Everyone spends all their time and energy on exercise and diet, but rest – more specifically sleep – is the most overlooked factor, when it comes to shedding fat and getting lean…as well as achieving optimum health.
There are many studies that show the importance of sleep, but when it comes to finding out exactly how many hours we need to maximize our health potential…well, the numbers get a little skewed.
For instance, a research group from Surrey University did a small sleep study on 26 people. They were divided into 2 groups. One group got less than 6 hours of sleep a night for one week and the other group got 10 hours of sleep a night for week. And after one week, the group that slept for less than 6 hours a night showed altered gene functions. More specifically the genes responsible for producing protein to repair and replenish the body – and enhance metabolic processes – was found to have been deactivated.
Since our body requires a constant supply of proteins for repair, these findings suggest that long exposure to sleep deprivation may increase the risk of developing serious health problems. Not to mention lack of fat loss. Remember your biggest fat loss occurs during your sleep..especially if you’re doing short intense workouts that promote EPOC, so deactivating genes that promote this process is not good.
At first glance the results of the study seemed straight forward, we know sleep is important for optimizing health and maximizing fat loss, so the findings make sense. Generally, the more sleep we can get the better off we are…right?
BUT is that really the case?
Well, the answer may not be so straight forward. According to Dr. Kripke from UCSD who specializes in sleep research, more sleep may not be better.
A study conducted by the American Cancer Society as part of the Cancer Prevention Study collected data (age, diet, previous health problems, and risk factors like smoking) from 1.1 million people between 1982 – 1988.
Because of the enormous scale of the study, it took almost 2 decades to analyze the massive amount of data. And they were able to compare in detail, health risks associated with the exact number of hours of sleep per night. And the results were pretty surprising.
The study showed, people that slept 7 hours per night had the best survival rate. However, the people that slept 8 hours a night didn’t fair as well as initially thought. In fact, they had a lower survival rate than the people that slept 5 or 6 hours a night.
And here’s the real kicker, people that slept 10 hours a night had the worst survival rate…even worse than people that slept for as little as 3 hours a night!
Now granted this study is looking at the mortality rate, and not specifically fat loss, the correlation between having optimal health and maximizing fat loss is unquestionable. So it’s pretty safe to assume that group with the highest survival rate also had optimum health and metabolic function, compared to all the other groups.
The biggest surprise (to me) was seeing how much of a difference one hour of sleep makes. (7 hours vs. 8 hours) Although the earlier study that I mentioned found that less than 6 hours of sleep caused genes to deactivate, it didn’t specifically look at 7 hours or 8 hours of sleep. And if we take the results from the Cancer Prevention Study into account and correlate the two studies, it may well be that our genes function most optimally with 7 hours of sleep. This I guess we’ll have to wait and see for future studies to know for certain.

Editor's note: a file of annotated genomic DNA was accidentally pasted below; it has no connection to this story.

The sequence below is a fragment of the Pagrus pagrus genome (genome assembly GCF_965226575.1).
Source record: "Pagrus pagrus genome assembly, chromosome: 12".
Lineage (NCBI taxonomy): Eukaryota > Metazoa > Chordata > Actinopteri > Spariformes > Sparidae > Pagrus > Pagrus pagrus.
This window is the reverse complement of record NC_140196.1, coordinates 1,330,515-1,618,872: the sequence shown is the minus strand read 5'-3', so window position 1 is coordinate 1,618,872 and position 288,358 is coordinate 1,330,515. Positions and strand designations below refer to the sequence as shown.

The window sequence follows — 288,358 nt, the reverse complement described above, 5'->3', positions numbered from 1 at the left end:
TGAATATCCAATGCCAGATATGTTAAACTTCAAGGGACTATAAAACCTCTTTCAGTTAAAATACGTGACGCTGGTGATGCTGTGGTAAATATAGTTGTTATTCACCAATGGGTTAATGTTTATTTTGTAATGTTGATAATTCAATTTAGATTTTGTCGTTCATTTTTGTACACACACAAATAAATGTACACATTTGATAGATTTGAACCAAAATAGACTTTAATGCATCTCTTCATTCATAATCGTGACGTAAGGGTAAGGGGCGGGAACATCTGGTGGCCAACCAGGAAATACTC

Now, I’m not saying that you should set your alarm clock so you get 7 hours of sleep a night, in order to maximize your health and fat loss potential. But it does make you realize how intricate and sensitive our bodies are. And how important getting the right amount of rest is to optimize all functions in our body.
So if you’re having trouble getting to sleep or staying a sleep throughout the night, here’s a few sleeping tips you can try:
- Make sure that you’re getting enough magnesium in your diet. Taking 300 – 600 mg of magnesium supplement can really help.
- If you’re on a low carb diet eating a little fat before bed can help. Try having a teaspoon of MCT oil or a tablespoon of coconut butter or almond butter.
- A tablespoon of raw honey can also help if you’re on a low carb diet and can’t sleep.
- A cup of warm (non-caffeinated) drink can help calm you down and help you sleep. I recommend an herbal tea like chamomile tea.
- GABA is an inhibitory neurotransmitter that really calms you down and helps you sleep. It’s especially good if you end up staying up late working or doing something that’s stimulating before going to sleep.
- Try sleeping in the dark without any ambient light. The darker the better, especially for quality deep (REM) sleep.
- If possible try and get to bed before 11pm. You get better quality of sleep when you go to bed before 11pm rather than after 11pm.
Hopefully some of these tips will help you get some quality shut eye, so you can optimize your metabolism (fat loss) and longevity!